And I am okay with wasted space.My set-up is ancient technology that has to have 6.22 DOS. And the IDE flash drives are getting hard to come by, so I was moving to an IDE to SATA adapter seen here: used this bc it said no driver required. Then next step would be plugging sata in via USB to sata adapter to reformat it to dos 6.22.

Then plug into machine.I'm using a laptop, that I currently can not open up to get to the insides.Ultimately, I want to know can this work with all of the stuff out there for DOS? Or am I wasting my time. � � ms dos 6.22 cd won't boot if sata controller is in ahci mode� � [Solved] MS DOS 6.22 in modern PCs powered by i3 etc., and large HDD� � sata controllers not seen by dos 6.22� � need to load dos 6.22 from upgrade disks� � [Solved] MS DOS 6.22 Bootable CD� � [Solved] how can i do a full install with ms-dos 6.22 upgrade version� � Expend DOS 6.22 Drive size limit These are the things I have attempted to do:Through a bootable floppy disk (connected through USB) I have tried using DUSE.sys, USBASPI.sys, But this is my first time dealing with DOS.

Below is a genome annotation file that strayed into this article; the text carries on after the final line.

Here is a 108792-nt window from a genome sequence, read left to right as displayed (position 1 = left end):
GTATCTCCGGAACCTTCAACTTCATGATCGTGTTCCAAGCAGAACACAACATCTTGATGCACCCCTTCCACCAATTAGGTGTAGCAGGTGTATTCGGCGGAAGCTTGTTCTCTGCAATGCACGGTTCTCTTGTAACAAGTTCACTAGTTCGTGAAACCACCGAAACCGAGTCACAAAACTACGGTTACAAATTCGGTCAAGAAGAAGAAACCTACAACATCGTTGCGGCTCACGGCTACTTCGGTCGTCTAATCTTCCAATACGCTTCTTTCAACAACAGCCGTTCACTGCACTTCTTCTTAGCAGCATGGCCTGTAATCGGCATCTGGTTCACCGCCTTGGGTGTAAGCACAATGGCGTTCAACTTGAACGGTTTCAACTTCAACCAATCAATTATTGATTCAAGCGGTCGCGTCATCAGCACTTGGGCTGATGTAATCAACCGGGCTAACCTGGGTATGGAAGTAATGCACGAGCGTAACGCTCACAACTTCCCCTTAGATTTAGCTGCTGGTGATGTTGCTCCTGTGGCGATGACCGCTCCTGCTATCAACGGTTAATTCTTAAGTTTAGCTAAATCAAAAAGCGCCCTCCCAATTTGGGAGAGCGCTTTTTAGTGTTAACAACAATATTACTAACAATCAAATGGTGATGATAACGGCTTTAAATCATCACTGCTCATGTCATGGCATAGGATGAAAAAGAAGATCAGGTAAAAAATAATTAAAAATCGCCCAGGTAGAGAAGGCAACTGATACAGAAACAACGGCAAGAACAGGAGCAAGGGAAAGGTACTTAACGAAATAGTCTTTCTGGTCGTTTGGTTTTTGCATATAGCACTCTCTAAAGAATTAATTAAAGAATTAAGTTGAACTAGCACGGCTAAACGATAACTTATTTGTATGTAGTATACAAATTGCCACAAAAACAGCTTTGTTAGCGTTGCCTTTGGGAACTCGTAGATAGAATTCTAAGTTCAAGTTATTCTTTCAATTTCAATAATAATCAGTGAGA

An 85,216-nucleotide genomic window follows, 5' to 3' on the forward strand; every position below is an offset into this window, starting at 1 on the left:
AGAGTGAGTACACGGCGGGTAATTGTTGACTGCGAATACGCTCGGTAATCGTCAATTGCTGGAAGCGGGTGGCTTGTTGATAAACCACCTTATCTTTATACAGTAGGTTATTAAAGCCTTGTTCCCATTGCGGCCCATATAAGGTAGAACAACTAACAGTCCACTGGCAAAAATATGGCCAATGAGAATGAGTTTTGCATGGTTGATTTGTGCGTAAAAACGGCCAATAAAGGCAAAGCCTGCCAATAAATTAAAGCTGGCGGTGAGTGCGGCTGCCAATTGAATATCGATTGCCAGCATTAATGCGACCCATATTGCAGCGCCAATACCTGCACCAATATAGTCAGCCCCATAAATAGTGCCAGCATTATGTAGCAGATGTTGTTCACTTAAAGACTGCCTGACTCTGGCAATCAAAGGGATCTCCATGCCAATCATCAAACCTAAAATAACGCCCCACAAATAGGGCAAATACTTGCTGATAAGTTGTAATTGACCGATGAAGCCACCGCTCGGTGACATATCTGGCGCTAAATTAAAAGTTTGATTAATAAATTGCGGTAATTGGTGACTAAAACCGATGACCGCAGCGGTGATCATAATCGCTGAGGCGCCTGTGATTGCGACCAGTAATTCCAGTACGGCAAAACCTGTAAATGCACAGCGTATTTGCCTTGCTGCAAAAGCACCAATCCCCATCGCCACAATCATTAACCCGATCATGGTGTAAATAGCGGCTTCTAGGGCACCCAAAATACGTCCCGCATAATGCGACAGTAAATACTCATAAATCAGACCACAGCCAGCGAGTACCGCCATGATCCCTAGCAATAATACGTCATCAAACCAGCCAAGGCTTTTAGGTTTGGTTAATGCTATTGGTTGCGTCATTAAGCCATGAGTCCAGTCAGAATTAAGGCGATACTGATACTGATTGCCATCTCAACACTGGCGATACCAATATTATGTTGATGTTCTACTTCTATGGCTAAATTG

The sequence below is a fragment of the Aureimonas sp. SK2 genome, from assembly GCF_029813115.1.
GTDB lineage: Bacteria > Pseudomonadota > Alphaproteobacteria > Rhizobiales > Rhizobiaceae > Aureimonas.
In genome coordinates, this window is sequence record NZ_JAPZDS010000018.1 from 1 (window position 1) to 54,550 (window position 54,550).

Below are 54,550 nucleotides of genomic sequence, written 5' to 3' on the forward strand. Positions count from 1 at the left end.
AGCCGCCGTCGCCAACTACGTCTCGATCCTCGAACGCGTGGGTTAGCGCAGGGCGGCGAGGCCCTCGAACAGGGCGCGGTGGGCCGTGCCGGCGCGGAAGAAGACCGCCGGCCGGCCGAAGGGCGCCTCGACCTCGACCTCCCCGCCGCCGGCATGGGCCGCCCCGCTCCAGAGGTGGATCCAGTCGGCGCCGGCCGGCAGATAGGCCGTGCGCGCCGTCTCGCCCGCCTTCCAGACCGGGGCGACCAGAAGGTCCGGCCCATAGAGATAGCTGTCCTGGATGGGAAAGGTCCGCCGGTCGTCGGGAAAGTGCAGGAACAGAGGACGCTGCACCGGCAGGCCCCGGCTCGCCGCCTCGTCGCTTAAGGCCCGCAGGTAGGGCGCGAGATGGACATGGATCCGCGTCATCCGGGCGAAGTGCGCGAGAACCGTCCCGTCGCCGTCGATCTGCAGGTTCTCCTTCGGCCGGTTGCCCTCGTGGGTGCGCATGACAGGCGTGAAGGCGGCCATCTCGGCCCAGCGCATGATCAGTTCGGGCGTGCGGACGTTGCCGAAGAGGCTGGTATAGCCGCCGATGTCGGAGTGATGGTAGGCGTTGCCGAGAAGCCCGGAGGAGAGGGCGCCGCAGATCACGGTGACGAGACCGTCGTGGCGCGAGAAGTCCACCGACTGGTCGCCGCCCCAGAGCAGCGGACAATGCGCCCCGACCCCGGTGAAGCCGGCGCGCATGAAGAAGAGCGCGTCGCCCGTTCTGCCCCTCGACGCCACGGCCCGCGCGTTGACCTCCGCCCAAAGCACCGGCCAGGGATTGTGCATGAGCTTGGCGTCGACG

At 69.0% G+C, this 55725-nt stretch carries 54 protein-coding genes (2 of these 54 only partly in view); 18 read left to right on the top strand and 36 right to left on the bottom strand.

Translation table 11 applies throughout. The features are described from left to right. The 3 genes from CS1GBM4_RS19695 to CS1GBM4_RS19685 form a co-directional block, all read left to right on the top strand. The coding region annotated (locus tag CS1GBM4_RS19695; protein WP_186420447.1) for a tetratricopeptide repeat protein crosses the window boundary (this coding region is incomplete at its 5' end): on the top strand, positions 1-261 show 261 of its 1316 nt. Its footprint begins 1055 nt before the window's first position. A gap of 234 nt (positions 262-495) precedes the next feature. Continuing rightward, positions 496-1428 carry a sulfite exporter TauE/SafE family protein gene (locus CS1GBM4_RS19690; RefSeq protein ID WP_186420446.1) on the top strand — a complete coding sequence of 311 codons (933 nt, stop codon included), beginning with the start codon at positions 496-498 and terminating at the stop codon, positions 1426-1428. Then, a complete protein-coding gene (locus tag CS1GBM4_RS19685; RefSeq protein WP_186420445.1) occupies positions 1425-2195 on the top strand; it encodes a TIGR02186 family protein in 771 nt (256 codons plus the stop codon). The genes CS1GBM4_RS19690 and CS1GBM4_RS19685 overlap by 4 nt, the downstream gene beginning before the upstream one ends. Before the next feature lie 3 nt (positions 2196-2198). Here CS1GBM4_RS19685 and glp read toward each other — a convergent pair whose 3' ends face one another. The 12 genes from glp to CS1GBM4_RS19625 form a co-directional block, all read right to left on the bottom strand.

Therefore, I don't really understand everything that needs to be in Autoexec.bat and in Config.sys to make these files do what they claim to do. Also, I was able to get them to start "initializing drives" but then they would fail.

That to me seems the easiest solution but i also want to get away from using floppies because they are becoming obsolete.Now about getting DOS 6.22 onto a usb drive, every program out there installs something higher than that, including the following:1.Rufus2.RMPrepUSB3.HPFlash1I'm sure others too.So then I tried to figure out what made a drive bootable or not. I found out that there is something called a boot sector that has to be present.